I argue that the law is politics: its meaning and application are contingent on the strategy that legal actors deploy as well as on the historical context in which that strategy is deployed. This does not mean that the law is a political fiction. To the contrary, it has a life of its own and the capacity to influence, though not command, the behavior of state and non-state actors. While the imbrication of law and politics in the case of Palestine is exemplary of a global system, the sovereign exception that produced the question of Palestine demands particular attention to the potential risks, and benefits, of appealing to international law. In order to serve an emancipatory function, the law must be wielded in the sophisticated service of a political movement that can both give meaning to the law and also directly challenge the structure of power that has placed Palestinians outside the law.

This book explores five critical junctures in the history of the Palestinian struggle for freedom. The first of these explorations is unique in its breadth and purpose. It spans five decades in the twentieth century and provides a historical overview critical for understanding the subsequent four junctures. Not coincidentally, each of these subsequent junctures has followed some confrontation that recalibrated the regional and international balance of power, creating key moments of “principled opportunism,” or instances when actors were able to use international law as a tool; I refer to these moments as legal opportunities.20 Each juncture demonstrates how legal work shaped the meaning of law as a site of resistance or oppression, and how law thereafter structured the political framework regulating the question of Palestine.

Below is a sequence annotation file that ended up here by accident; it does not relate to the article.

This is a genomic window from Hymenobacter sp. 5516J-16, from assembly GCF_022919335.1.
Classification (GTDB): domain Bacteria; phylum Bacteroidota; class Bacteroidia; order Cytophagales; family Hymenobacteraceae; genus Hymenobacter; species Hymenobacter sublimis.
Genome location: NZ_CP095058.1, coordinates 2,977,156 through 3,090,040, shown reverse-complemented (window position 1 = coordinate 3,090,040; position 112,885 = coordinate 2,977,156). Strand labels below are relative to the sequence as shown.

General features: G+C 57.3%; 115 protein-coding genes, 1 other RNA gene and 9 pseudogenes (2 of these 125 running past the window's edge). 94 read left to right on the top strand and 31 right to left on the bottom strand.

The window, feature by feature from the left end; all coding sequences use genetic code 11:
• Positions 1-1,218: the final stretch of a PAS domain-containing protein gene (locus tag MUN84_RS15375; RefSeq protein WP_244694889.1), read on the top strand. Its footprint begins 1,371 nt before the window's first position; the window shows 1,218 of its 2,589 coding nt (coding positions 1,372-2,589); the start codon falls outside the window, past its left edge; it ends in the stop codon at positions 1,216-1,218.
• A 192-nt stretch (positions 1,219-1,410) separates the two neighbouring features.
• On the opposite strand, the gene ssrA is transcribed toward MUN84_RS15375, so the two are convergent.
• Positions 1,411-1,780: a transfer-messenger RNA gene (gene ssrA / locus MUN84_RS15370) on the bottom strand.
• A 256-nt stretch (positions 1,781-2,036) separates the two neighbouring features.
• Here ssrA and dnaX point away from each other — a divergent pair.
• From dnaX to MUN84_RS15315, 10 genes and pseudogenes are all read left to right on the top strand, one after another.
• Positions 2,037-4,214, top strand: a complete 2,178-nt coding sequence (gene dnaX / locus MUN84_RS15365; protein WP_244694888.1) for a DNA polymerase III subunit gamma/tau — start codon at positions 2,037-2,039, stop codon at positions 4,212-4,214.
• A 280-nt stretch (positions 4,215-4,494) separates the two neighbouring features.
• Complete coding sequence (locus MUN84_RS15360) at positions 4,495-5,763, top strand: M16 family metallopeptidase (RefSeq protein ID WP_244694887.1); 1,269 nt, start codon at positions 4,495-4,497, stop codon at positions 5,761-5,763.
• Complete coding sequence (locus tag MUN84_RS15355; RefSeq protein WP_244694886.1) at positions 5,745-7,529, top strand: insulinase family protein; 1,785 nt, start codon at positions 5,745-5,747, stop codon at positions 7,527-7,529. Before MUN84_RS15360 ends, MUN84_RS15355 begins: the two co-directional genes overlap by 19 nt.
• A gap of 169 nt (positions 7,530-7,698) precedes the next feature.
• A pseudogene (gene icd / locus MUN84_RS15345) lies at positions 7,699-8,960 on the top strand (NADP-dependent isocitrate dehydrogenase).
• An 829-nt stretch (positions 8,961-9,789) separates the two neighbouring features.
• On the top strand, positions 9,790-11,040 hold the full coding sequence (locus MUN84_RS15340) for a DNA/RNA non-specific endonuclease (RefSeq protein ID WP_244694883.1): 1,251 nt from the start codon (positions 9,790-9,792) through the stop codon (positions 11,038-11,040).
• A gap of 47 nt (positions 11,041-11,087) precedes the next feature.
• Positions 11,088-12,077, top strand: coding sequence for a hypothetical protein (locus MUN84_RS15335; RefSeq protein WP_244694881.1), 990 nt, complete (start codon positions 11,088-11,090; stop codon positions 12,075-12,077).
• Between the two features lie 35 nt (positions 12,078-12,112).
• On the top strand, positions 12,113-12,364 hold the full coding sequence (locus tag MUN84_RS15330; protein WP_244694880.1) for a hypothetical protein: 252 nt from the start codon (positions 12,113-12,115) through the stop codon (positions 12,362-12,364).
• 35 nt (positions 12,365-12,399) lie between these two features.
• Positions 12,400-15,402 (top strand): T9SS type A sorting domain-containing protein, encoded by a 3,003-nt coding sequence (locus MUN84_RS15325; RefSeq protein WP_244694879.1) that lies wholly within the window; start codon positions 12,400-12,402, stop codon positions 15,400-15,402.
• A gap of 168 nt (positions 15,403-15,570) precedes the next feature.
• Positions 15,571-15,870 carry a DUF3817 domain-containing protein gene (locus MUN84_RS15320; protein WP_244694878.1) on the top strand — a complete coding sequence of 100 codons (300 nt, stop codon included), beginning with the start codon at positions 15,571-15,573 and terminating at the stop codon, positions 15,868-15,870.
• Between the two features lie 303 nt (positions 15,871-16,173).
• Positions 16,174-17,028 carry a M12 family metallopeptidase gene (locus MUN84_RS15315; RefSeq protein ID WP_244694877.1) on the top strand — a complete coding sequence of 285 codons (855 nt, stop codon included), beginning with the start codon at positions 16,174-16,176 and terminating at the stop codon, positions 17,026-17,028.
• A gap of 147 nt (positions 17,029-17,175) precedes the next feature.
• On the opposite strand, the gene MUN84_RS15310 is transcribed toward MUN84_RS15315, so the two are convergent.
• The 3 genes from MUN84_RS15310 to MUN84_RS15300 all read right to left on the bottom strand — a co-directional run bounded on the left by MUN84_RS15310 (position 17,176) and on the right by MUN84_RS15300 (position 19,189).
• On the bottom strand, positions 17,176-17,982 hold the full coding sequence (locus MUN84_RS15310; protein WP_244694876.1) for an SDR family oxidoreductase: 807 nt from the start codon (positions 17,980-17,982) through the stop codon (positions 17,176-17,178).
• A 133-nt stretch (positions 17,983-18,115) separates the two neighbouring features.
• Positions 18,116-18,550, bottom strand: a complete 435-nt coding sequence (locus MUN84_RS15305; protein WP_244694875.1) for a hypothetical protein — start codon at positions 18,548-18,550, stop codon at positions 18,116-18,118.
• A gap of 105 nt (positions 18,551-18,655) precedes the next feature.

The junctures are organized chronologically over a century-long arc (rather than thematically by legal norms, such as self-determination, occupation law, and laws of war) for two reasons. First, the chronological narration demonstrates how the meaning of law is responsive to the legal work of state and non-state actors and also to the historical context in which that work is being done.21 Looking at sequential episodes reveals that while the content of the relevant legal norms did not change across time and space, their meaning changed significantly. This variation can be attributed to the strategy of the actors doing the legal work as well as to the balance of military, economic, and normative considerations during each historical moment. It is for this reason that the book pays much closer attention to the details of these historical turns than to the content of the legal norms.

Second, the chronological narration helps to explain a history of the present of the Palestinian question. The legal work deployed during each juncture has had an enduring impact on how the international community diagnoses the conflict and imagines its proper remedy. These episodes demonstrate legal work’s impact in shaping the normative conceptions and diplomatic treatment of the question of Palestine. Overall, this approach enables us to trace how legal work has facilitated these junctures leading up to the present day.


1. United Nations Security Council (UNSC), 7853rd meeting, UN Doc. S/PV.7853 (23 December 2016), 9097BDD8E5EFE8678525809800550E37.

2. UNSC, Resolution 2334, UN Doc. S/RES/2334 (23 December 2016),